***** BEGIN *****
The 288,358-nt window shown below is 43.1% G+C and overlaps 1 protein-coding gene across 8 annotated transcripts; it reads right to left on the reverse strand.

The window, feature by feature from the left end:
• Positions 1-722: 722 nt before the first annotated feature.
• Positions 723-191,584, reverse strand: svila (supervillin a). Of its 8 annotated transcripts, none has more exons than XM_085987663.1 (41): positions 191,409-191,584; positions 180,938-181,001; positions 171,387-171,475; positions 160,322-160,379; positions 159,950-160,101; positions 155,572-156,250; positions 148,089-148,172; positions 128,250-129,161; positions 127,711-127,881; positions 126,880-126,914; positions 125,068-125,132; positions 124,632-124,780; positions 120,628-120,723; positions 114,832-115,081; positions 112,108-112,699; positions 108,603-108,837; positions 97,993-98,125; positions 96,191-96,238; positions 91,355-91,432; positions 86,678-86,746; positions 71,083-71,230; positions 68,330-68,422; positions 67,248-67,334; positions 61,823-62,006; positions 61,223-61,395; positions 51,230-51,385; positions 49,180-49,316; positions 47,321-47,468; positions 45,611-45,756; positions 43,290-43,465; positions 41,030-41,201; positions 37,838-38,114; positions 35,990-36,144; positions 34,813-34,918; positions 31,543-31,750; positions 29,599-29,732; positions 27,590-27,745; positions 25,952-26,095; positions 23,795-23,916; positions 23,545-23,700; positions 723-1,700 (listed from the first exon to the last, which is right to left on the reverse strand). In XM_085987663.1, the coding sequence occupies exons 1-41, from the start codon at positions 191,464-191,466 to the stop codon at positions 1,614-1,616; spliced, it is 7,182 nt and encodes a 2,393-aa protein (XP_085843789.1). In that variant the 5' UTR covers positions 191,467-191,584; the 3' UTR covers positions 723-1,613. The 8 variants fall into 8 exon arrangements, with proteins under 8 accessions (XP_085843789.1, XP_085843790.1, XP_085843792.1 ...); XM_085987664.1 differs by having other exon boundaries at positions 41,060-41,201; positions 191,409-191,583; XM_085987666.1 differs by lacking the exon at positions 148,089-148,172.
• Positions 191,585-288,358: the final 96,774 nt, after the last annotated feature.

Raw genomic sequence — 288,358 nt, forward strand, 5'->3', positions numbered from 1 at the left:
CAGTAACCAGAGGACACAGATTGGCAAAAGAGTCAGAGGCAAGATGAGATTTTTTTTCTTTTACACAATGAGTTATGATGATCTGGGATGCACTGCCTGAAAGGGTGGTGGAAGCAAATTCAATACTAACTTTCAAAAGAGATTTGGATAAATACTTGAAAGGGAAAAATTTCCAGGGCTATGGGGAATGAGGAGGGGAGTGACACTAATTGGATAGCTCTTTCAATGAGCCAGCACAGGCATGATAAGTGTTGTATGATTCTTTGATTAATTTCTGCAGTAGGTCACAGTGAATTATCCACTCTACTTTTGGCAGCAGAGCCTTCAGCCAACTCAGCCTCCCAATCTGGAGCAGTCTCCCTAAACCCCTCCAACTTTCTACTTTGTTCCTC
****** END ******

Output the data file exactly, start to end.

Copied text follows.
The 288,358-nt window shown below is 43.1% G+C and overlaps 1 protein-coding gene across 8 annotated transcripts; it reads right to left on the reverse strand.

The window, feature by feature from the left end:
• Positions 1-722: 722 nt before the first annotated feature.
• Positions 723-191,584, reverse strand: svila (supervillin a). Of its 8 annotated transcripts, none has more exons than XM_085987663.1 (41): positions 191,409-191,584; positions 180,938-181,001; positions 171,387-171,475; positions 160,322-160,379; positions 159,950-160,101; positions 155,572-156,250; positions 148,089-148,172; positions 128,250-129,161; positions 127,711-127,881; positions 126,880-126,914; positions 125,068-125,132; positions 124,632-124,780; positions 120,628-120,723; positions 114,832-115,081; positions 112,108-112,699; positions 108,603-108,837; positions 97,993-98,125; positions 96,191-96,238; positions 91,355-91,432; positions 86,678-86,746; positions 71,083-71,230; positions 68,330-68,422; positions 67,248-67,334; positions 61,823-62,006; positions 61,223-61,395; positions 51,230-51,385; positions 49,180-49,316; positions 47,321-47,468; positions 45,611-45,756; positions 43,290-43,465; positions 41,030-41,201; positions 37,838-38,114; positions 35,990-36,144; positions 34,813-34,918; positions 31,543-31,750; positions 29,599-29,732; positions 27,590-27,745; positions 25,952-26,095; positions 23,795-23,916; positions 23,545-23,700; positions 723-1,700 (listed from the first exon to the last, which is right to left on the reverse strand). In XM_085987663.1, the coding sequence occupies exons 1-41, from the start codon at positions 191,464-191,466 to the stop codon at positions 1,614-1,616; spliced, it is 7,182 nt and encodes a 2,393-aa protein (XP_085843789.1). In that variant the 5' UTR covers positions 191,467-191,584; the 3' UTR covers positions 723-1,613. The 8 variants fall into 8 exon arrangements, with proteins under 8 accessions (XP_085843789.1, XP_085843790.1, XP_085843792.1 ...); XM_085987664.1 differs by having other exon boundaries at positions 41,060-41,201; positions 191,409-191,583; XM_085987666.1 differs by lacking the exon at positions 148,089-148,172.
• Positions 191,585-288,358: the final 96,774 nt, after the last annotated feature.

Raw genomic sequence — 288,358 nt, forward strand, 5'->3', positions numbered from 1 at the left:
CAGTAACCAGAGGACACAGATTGGCAAAAGAGTCAGAGGCAAGATGAGATTTTTTTTCTTTTACACAATGAGTTATGATGATCTGGGATGCACTGCCTGAAAGGGTGGTGGAAGCAAATTCAATACTAACTTTCAAAAGAGATTTGGATAAATACTTGAAAGGGAAAAATTTCCAGGGCTATGGGGAATGAGGAGGGGAGTGACACTAATTGGATAGCTCTTTCAATGAGCCAGCACAGGCATGATAAGTGTTGTATGATTCTTTGATTAATTTCTGCAGTAGGTCACAGTGAATTATCCACTCTACTTTTGGCAGCAGAGCCTTCAGCCAACTCAGCCTCCCAATCTGGAGCAGTCTCCCTAAACCCCTCCAACTTTCTACTTTGTTCCTC